The recently published report on the financial and human cost of periodontitis, commissioned by the EFP and published by the Economist Intelligence Unit (EIU), shows that the prevalence of the disease in the six countries analysed has remained stable over the last 20 years.
Despite improvements in the quality of oral-health services in Europe and increased awareness of the importance of oral hygiene, the report’s data suggest that these have had little impact on the prevalence and incidence of periodontitis.
Time to take gum disease seriously: The societal and economic impact of periodontitis cites the Global Burden of Disease (2017) which estimated the prevalence of severe periodontitis at 11 percent, affecting 743 million people worldwide, putting it “almost on par with the prevalence of sexually transmitted infections” which affect 16 percent of the population and more common than cardiovascular disease, which has a prevalence of 6.6 percent.
The prevalence of milder forms of periodontitis are “staggeringly common”, affecting at least half of the global population, says the EIU report. It notes contrasts between the six countries studied: France, Germany, Italy, the Netherlands, Spain, and the UK. Thus, in 2010 the prevalence of severe periodontitis in Spain was 4.3%, while in Italy it was 13.1%.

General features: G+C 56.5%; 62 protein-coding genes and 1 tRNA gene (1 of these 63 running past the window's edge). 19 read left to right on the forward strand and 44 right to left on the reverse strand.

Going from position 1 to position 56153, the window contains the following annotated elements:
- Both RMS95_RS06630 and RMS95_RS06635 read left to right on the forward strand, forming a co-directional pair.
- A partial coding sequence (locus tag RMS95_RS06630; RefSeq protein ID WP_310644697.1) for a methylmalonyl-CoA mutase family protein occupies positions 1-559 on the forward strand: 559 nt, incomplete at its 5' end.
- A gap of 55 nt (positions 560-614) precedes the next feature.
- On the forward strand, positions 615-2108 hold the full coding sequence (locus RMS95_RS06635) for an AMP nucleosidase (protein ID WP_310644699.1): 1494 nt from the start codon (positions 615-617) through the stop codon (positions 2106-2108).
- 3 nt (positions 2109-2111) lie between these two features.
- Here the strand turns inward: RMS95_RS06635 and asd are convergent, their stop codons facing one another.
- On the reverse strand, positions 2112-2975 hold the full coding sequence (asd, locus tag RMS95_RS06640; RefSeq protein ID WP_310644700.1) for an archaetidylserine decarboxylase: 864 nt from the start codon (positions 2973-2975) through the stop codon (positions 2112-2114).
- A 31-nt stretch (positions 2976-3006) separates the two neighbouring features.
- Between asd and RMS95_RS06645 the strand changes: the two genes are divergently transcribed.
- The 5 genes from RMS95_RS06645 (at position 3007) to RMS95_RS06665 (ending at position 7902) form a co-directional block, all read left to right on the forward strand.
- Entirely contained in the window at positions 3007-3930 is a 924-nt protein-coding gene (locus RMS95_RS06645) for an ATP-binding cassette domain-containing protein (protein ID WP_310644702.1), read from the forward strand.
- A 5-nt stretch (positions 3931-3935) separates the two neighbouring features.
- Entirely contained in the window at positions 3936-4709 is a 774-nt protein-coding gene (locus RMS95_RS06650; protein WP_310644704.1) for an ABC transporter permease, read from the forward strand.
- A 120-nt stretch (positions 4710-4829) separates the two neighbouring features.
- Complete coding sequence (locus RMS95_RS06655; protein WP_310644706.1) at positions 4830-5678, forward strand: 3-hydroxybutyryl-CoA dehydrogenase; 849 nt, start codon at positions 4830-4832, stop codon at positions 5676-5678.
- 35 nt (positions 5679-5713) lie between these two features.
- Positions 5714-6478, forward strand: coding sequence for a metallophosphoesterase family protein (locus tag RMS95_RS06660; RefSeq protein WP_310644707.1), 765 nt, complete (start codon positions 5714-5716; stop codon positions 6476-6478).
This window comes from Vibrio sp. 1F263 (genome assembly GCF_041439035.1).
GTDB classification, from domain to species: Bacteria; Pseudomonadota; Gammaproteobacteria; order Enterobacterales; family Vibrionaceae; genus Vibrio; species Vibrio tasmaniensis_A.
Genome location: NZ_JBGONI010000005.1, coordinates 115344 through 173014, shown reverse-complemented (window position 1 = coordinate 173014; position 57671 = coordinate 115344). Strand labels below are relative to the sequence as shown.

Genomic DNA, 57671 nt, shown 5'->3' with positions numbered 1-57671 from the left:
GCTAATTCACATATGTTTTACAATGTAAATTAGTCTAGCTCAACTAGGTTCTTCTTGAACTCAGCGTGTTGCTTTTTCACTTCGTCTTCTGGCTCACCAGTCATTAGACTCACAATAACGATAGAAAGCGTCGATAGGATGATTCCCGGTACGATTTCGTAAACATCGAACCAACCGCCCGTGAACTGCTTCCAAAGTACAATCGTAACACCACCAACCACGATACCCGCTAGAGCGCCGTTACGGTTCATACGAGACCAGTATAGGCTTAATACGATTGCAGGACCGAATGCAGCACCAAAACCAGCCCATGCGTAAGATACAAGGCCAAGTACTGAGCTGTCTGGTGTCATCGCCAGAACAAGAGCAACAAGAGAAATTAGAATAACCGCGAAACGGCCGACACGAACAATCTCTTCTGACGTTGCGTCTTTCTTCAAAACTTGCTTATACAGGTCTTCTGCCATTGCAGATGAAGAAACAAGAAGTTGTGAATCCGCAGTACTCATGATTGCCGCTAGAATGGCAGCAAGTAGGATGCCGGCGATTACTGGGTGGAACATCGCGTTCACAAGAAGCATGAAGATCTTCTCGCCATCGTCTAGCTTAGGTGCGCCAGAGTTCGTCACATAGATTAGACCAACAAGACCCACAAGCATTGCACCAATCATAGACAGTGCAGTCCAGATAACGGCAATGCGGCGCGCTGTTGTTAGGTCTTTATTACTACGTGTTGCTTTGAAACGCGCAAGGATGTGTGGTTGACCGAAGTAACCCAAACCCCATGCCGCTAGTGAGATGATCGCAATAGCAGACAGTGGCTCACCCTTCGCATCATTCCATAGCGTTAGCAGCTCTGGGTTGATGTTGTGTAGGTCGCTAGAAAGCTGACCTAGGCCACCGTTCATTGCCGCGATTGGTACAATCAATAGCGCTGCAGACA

However, the authors point out that reliable and comparable prevalence data is “difficult to come by” and the best estimates – those of the Global Burden of Disease – cover only severe periodontitis.
Increasing age is a well-documented risk factor for periodontitis and the report shows a steep increase in prevalence in 30- and 40-year-olds and how the disease is generally highest in 65- to 74-year-olds, while only 1.7% of cases are among younger populations.
“As the European population continues to age, the demand for periodontal detection and treatment rises, making it crucial to design more effective prevention strategies and trigger efficient policy responses,” the EIU report argues.
Social inequality is another factor that needs to be addressed because “less stringent dental care routines, poorer access to dental practices, and less frequent attendance at preventative dental check-ups are associated with living in disadvantaged areas.”
While there is a greater prevalence of periodontitis among people living in poverty, ethnic minorities, and isolated older adults, the disparities in dental outcomes and care access between affluent and deprived communities are “so severe that a social-determinants-of-health approach must be part of the process to improve outcomes.”
As the report notes, another factor on the prevalence of periodontitis is lifestyle choices, notably smoking and poor diet, and “directly modifying behaviours, therefore, is a simple yet powerful policy message for mitigating periodontitis.”